Feeds:
Posts
Comments

Archive for the ‘Climate Change’ Category

Food Storage

So Sharon Astyk over at Casaubon’s Book has been posting a lot about food storage lately.

I wanted to have a summary of what I have stored at this time (and maybe, another at the end of the month to see how much I ate out of storage this month…)

Couple of things to remember:

~I’m a “starving” student, and while I have more money than most students, I’m still kinda broke. (I suppose I could say I’m a “hungry” student instead.)

~This month shall be rather tight. My SO isn’t making too much, and my hours at work got cut (oh the joys of post Consumermas retail). Fortunately he’s got a new job lined up, and we have Valentine’s day to boost sales come February – belt tightening is temporary.

~I experience anaphylaxia when I eat rice (any kind)

~Everything (‘cept the soup) is estimated to the best of my abilities

In our pantry:

~6kg of flour (13.2lbs)

~4kg of quick oats (8.8lbs)

~1.9kg of pasta (4.2lbs)

~2L of canola oil (0.5 gallons)

~1.5kg Margarine (3.3lbs)

~1lb dried Kidney beans

~1lb dried Mung beans

~1lb green Lentils

~0.5lbs Red Quinoa

~1kg Honey (2.2lbs)

~5kg White Sugar (11lbs)

~1.5kg Brown Sugar (3.3lbs)

~0.2L Vanilla Extract (0.05 gallons)

~0.5kg Baking Soda (1.1lbs)

~0.2kg Baking Powder (0.4lbs)

~11x284ml cans of creamy soup

~Some Pancake mix

~100 bags of tea (mostly white, some green, some black, few decaf/herbal)

~Various spices

I have a long way to go for a years worth according to about.com’s calculator. But as long as I go the right way (more added than eaten) I guess that counts for something.

Have you made an inventory of your storage?

Advertisements

Read Full Post »

Very, very bad.

Read Full Post »

When I was in high school, I had a shrink trying to analyze me and whatnot… and he asked me a question that really stuck with me through all these years. We were talking about how strict I am about adhering to schedules and he asked, “If I had called in sick today and your appointment had been canceled, how would you have reacted?”

And I thought about it for a minute and answered, “It would have ruined my day.” And it would have. Not because I was particularly desperate to see him, but because it would have thrown off my schedule.

Over the last couple of years I’ve gotten quite a bit more… spontaneous. Easy going. More able to roll with the punches.

All that being said, I was only mildly surprised to find myself walking, after class and unexpectedly, to a hill overlooking downtown for Earth Hour.

I am, to say the least, ashamed at how many lights where still on in the cityscape I could see.

Shame. Shame. Shame. Or something.

In all fairness it wasn’t very well promoted. I almost didn’t hear about it. Not that I don’t live under a rock, ’cause I so totally do, but still. The lack of turn out (off?) for Earth Hour is not the point of this post though. Read on!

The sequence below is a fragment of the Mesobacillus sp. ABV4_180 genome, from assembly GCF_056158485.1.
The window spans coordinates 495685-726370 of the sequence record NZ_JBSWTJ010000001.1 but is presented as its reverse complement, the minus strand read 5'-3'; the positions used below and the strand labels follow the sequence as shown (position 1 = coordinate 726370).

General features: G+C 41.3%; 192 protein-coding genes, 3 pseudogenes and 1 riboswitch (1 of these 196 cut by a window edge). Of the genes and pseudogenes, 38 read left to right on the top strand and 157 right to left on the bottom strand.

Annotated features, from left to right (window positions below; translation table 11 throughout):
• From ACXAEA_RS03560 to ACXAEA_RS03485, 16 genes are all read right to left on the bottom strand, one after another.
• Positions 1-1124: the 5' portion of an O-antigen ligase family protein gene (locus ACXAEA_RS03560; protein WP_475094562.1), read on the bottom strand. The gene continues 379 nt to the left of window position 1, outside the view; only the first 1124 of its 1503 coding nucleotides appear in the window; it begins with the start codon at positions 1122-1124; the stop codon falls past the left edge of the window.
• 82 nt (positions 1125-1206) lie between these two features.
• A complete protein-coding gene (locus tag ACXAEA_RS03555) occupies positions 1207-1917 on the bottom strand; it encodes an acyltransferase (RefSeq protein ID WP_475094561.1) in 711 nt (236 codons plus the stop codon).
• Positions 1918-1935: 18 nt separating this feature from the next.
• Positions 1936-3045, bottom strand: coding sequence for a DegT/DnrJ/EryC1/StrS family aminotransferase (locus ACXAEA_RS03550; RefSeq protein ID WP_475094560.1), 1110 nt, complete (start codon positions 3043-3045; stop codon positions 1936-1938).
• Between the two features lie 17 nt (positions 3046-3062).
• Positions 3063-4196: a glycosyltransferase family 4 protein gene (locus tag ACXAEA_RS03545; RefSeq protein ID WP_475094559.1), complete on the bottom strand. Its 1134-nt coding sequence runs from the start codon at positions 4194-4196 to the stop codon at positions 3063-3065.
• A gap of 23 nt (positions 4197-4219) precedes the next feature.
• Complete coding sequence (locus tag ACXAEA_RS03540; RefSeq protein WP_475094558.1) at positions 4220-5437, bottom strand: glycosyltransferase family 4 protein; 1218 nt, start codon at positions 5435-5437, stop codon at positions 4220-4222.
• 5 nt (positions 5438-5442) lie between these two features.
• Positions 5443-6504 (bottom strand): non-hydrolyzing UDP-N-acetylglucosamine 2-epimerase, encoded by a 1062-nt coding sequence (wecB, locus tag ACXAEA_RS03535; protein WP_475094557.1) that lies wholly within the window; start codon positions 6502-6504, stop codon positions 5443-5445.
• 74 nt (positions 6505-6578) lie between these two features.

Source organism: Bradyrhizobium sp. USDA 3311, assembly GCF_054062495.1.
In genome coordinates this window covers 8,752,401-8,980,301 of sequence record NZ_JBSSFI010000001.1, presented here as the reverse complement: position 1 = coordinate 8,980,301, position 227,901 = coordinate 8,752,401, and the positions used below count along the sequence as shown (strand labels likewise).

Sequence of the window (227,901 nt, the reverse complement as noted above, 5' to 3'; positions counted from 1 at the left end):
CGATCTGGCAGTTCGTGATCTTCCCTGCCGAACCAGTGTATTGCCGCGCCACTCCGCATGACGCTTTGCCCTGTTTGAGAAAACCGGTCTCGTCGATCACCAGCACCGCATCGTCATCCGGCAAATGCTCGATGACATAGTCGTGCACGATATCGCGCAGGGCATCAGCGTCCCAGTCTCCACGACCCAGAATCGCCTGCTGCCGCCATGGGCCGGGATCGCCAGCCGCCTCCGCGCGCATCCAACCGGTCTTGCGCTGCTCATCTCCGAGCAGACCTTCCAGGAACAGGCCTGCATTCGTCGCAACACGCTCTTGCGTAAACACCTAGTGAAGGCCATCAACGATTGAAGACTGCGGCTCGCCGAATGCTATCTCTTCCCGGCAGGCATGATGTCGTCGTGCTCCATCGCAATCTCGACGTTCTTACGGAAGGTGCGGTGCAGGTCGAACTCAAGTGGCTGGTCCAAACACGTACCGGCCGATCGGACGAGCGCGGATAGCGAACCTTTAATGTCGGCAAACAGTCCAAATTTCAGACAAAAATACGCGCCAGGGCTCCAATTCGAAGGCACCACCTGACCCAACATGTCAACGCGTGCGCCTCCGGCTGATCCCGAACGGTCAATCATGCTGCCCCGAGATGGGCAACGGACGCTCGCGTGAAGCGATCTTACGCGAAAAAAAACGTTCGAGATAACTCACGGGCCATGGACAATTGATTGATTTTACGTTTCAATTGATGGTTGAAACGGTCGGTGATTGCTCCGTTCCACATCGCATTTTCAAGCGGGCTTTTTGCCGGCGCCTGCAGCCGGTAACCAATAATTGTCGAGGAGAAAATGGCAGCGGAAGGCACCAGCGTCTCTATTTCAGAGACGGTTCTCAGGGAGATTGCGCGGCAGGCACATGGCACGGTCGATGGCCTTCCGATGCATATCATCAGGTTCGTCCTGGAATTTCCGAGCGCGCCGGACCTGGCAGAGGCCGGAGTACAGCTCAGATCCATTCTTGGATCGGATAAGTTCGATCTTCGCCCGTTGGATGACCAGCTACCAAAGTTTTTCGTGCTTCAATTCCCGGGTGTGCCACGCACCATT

As a society, we are so dependent on electricity that leaving the lights off for an hour is actually an event. An event! I was sitting with a friend, after we gave up watching downtown, in candle light and it was so… odd. It had romantic connotations. It brought some sort of natural disaster feel to the room too.

Think of the last time you did something by candle light. Either you were trying to set the mood, doing something religious/spiritual or were unable to turn the electric lights on. No, I’m not stalking you. Promise.

Our use of electricity stems from our need to run such odd hours — off of the sun’s time. I’m sure many of you have heard how there “aren’t enough hours in the day” and other cliched sayings to that effect. And it’s true in these times. I read it over at Get Rich Slowly. I can’t find the specific post right now (darn my lack of ‘google-fu’ … is it even still google-fu when you’re not searching in google?) but it was an interesting number about how we work longer hours, on average, than any culture before us.

To make the hours in the day we start burning midnight oil — or, much more likely, keeping the office or home lights on just a little bit later. It’s screwing with our sleep schedules (we’re so sleep deprived, as a society, that the number of car accidents SPIKES when we miss out on one hour of sleep due to daylight savings time). It’s alienating us from everyone: family, friends, neighbourhoods; Most people know their coworkers or classmates much better than they know their next door neighbours. It’s causing a host of stress related health problems in the population at large. It’s directly taking the time from us to do things for ourselves (grow food, slow clothing, etc.) which has resulted in a society completely dependent on corporations to fill their most basic needs.

We will need to make a lot of changes to adapt to a world without cheap oil and to minimize the human-caused aspects of climate change. Some will be easy, some will be difficult. Think of it this way: if the ability to have the lights on until midnight, three or five am is eliminated, and more people have to do things for themselves, the long work week should crumble into a faded memory. That’s got to be a positive thing. Unless you’re a workaholic, but I’m sure you could still find something to keep you busy, if you are.

(Why yes, I am procrastinating finishing my post on biofuels, why do you ask?)

Read Full Post »